I used an average of about 2 maps for each attribute (Diffuse, Specular, Bump, Gloss) in 4K, which I merged together at the end.
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The Area:
What did you use to generate those tiny hairs?
Kenichi:
I created many base hair patterns with polygons, and I then positioned them one by one. It was hard going about it!

This isn’t a very smart work method. I don’t recommend that you copy it!
The Area:
It is undeniably a breathtaking sculpt; the proportions, the details on the armour and the texturing job - doesn't get much better than that. How long did you spend working on it?
Kenichi:
On some days I could only work on it for about 10 minutes, so I can’t give you a precise figure. Somewhere between two weeks to a little over three weeks.
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The Area:
Which renderer do you use for your work and why?
Kenichi:
I selected mental ray because it makes SSS relatively easy to create. However, this has issues in areas such as the bump map, which I avoided by using a custom shader. I was helped by the fact that many shaders are available on the Internet. My impression is that mental ray is easier to use than RenderMan for Maya.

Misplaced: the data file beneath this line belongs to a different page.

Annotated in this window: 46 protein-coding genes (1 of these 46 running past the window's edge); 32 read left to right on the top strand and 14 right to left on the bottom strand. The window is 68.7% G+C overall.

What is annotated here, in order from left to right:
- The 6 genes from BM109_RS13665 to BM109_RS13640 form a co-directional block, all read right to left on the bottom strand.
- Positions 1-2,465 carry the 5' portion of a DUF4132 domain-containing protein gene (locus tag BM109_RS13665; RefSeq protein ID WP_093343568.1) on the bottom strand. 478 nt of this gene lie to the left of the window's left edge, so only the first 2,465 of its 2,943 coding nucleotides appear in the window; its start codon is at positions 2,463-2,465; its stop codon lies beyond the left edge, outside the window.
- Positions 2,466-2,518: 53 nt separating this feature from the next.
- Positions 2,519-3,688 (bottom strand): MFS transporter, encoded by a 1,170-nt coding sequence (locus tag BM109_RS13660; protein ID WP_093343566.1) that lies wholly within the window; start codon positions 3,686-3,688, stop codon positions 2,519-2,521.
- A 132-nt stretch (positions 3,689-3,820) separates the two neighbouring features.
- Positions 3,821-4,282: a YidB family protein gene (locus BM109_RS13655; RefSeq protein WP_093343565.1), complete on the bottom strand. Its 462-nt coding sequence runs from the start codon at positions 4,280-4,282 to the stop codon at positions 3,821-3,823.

Recently, I’ve also liked using V-Ray.
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The Area:
What is the Niou-Zou sculpture about and can you tell us about the production of this sculpt?
Kenichi:
The Niou-Zou are sculptures of fearsome guardians that you often see protecting the entrance to Buddhist temples. For a long time my number one goal was to create an image that captured the power of these figures. But to be honest, I don’t think that I quite succeeded this time.